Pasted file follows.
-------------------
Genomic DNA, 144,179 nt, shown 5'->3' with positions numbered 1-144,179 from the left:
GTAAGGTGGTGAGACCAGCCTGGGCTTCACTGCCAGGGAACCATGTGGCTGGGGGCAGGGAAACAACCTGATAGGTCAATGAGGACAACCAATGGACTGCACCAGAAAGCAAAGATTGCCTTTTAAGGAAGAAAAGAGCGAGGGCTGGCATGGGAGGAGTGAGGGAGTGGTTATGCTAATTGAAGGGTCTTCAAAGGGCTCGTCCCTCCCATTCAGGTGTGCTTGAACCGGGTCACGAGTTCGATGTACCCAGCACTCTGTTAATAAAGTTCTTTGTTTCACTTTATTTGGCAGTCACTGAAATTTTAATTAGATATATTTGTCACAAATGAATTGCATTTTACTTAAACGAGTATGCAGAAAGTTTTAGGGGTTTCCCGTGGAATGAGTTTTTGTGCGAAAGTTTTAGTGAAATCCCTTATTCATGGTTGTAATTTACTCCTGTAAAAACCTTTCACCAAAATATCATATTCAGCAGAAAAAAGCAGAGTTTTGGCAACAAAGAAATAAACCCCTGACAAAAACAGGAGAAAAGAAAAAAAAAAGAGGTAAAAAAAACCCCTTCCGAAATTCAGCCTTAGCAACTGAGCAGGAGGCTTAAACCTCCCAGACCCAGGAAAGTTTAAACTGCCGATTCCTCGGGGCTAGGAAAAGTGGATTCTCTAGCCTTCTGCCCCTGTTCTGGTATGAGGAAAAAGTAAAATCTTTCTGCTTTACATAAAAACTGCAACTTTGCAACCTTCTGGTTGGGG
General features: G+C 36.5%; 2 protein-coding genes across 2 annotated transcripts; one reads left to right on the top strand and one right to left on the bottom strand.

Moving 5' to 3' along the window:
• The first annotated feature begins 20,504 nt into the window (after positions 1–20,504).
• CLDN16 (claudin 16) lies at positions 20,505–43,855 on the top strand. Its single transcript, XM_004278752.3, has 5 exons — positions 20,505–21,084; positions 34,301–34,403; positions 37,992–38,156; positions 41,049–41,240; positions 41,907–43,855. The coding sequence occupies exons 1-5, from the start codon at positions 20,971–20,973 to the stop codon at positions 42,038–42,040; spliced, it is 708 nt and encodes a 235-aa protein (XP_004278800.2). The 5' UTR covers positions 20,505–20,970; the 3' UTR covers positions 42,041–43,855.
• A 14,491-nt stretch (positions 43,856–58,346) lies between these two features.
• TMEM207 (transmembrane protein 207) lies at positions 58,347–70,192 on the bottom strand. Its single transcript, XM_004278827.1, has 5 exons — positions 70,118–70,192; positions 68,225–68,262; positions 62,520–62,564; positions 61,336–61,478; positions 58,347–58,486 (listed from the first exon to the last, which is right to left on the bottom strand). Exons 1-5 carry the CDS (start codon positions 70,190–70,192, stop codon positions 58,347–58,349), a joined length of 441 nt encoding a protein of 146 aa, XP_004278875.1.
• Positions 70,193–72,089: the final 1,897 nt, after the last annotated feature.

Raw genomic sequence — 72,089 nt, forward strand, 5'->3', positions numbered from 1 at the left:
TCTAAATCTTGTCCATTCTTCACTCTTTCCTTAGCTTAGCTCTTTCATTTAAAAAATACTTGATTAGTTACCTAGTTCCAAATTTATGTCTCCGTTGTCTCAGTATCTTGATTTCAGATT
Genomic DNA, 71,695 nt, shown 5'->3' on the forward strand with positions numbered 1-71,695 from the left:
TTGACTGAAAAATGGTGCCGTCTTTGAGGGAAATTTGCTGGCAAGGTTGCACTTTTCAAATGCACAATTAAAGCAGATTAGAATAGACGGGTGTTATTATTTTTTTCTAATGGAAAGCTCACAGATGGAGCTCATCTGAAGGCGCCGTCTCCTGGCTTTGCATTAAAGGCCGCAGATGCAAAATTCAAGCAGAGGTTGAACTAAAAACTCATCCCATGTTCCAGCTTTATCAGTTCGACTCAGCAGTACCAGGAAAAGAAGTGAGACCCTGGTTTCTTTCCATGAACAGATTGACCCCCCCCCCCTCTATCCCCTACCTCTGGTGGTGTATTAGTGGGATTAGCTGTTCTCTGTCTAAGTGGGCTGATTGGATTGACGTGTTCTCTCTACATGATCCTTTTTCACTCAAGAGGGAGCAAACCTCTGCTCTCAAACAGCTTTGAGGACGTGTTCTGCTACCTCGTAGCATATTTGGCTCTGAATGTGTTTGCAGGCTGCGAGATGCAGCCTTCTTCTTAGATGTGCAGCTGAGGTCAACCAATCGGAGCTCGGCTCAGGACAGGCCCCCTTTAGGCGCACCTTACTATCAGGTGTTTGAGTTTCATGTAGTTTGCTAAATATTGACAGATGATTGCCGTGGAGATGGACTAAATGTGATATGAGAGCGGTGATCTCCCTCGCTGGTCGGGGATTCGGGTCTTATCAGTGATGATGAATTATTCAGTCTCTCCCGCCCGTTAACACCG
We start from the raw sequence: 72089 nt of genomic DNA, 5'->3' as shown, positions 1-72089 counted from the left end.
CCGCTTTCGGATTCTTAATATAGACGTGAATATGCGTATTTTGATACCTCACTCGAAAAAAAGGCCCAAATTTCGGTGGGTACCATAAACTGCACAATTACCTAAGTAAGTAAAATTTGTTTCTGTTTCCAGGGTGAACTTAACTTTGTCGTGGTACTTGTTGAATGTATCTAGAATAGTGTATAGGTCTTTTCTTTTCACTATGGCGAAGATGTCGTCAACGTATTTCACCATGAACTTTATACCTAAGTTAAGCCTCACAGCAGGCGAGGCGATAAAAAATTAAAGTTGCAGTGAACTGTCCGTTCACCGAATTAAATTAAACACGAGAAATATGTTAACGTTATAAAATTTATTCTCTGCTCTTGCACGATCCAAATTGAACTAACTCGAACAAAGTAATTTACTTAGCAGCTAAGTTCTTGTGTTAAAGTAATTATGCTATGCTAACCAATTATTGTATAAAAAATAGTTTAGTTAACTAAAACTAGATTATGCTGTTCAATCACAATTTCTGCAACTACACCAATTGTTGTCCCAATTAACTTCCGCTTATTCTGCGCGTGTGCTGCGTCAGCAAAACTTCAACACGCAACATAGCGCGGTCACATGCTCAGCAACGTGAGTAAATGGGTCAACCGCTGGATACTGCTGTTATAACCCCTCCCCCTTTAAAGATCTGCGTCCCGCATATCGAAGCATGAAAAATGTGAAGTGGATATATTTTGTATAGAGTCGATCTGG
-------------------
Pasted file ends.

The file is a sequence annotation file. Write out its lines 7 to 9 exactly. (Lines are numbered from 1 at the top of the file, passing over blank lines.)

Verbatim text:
• A 14,491-nt stretch (positions 43,856–58,346) lies between these two features.
• TMEM207 (transmembrane protein 207) lies at positions 58,347–70,192 on the bottom strand. Its single transcript, XM_004278827.1, has 5 exons — positions 70,118–70,192; positions 68,225–68,262; positions 62,520–62,564; positions 61,336–61,478; positions 58,347–58,486 (listed from the first exon to the last, which is right to left on the bottom strand). Exons 1-5 carry the CDS (start codon positions 70,190–70,192, stop codon positions 58,347–58,349), a joined length of 441 nt encoding a protein of 146 aa, XP_004278875.1.
• Positions 70,193–72,089: the final 1,897 nt, after the last annotated feature.